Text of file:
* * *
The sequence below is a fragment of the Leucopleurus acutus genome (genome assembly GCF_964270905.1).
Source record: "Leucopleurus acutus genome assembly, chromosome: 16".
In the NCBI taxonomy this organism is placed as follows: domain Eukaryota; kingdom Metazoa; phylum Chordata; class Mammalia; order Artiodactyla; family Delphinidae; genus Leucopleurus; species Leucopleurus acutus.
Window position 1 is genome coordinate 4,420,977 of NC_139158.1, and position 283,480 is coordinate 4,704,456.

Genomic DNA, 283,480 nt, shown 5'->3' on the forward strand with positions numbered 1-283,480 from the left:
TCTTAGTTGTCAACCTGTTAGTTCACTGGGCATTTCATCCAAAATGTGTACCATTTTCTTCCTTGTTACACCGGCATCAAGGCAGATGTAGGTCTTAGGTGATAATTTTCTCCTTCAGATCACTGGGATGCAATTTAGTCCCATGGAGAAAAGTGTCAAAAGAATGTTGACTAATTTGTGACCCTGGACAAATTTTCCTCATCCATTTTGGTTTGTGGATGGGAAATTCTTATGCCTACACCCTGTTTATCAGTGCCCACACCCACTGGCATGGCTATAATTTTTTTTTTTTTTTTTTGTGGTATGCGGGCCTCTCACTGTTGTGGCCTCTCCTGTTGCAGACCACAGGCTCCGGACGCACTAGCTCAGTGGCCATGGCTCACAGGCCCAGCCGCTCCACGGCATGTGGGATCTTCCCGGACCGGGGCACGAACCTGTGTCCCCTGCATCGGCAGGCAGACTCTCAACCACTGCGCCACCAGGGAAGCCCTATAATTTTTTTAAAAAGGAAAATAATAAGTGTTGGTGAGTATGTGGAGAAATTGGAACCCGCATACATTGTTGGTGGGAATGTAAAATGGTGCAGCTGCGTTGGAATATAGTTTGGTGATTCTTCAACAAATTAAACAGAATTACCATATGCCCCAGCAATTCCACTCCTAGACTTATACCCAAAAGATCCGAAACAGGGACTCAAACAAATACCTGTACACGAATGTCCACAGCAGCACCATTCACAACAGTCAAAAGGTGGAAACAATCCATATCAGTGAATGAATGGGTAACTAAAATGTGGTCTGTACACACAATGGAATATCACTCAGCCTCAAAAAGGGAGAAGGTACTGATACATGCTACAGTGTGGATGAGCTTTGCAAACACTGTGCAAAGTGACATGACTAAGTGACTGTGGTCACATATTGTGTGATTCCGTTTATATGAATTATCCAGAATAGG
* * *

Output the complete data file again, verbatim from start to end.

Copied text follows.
The sequence below is a fragment of the Leucopleurus acutus genome (genome assembly GCF_964270905.1).
Source record: "Leucopleurus acutus genome assembly, chromosome: 16".
In the NCBI taxonomy this organism is placed as follows: domain Eukaryota; kingdom Metazoa; phylum Chordata; class Mammalia; order Artiodactyla; family Delphinidae; genus Leucopleurus; species Leucopleurus acutus.
Window position 1 is genome coordinate 4,420,977 of NC_139158.1, and position 283,480 is coordinate 4,704,456.

Genomic DNA, 283,480 nt, shown 5'->3' on the forward strand with positions numbered 1-283,480 from the left:
TCTTAGTTGTCAACCTGTTAGTTCACTGGGCATTTCATCCAAAATGTGTACCATTTTCTTCCTTGTTACACCGGCATCAAGGCAGATGTAGGTCTTAGGTGATAATTTTCTCCTTCAGATCACTGGGATGCAATTTAGTCCCATGGAGAAAAGTGTCAAAAGAATGTTGACTAATTTGTGACCCTGGACAAATTTTCCTCATCCATTTTGGTTTGTGGATGGGAAATTCTTATGCCTACACCCTGTTTATCAGTGCCCACACCCACTGGCATGGCTATAATTTTTTTTTTTTTTTTTTGTGGTATGCGGGCCTCTCACTGTTGTGGCCTCTCCTGTTGCAGACCACAGGCTCCGGACGCACTAGCTCAGTGGCCATGGCTCACAGGCCCAGCCGCTCCACGGCATGTGGGATCTTCCCGGACCGGGGCACGAACCTGTGTCCCCTGCATCGGCAGGCAGACTCTCAACCACTGCGCCACCAGGGAAGCCCTATAATTTTTTTAAAAAGGAAAATAATAAGTGTTGGTGAGTATGTGGAGAAATTGGAACCCGCATACATTGTTGGTGGGAATGTAAAATGGTGCAGCTGCGTTGGAATATAGTTTGGTGATTCTTCAACAAATTAAACAGAATTACCATATGCCCCAGCAATTCCACTCCTAGACTTATACCCAAAAGATCCGAAACAGGGACTCAAACAAATACCTGTACACGAATGTCCACAGCAGCACCATTCACAACAGTCAAAAGGTGGAAACAATCCATATCAGTGAATGAATGGGTAACTAAAATGTGGTCTGTACACACAATGGAATATCACTCAGCCTCAAAAAGGGAGAAGGTACTGATACATGCTACAGTGTGGATGAGCTTTGCAAACACTGTGCAAAGTGACATGACTAAGTGACTGTGGTCACATATTGTGTGATTCCGTTTATATGAATTATCCAGAATAGG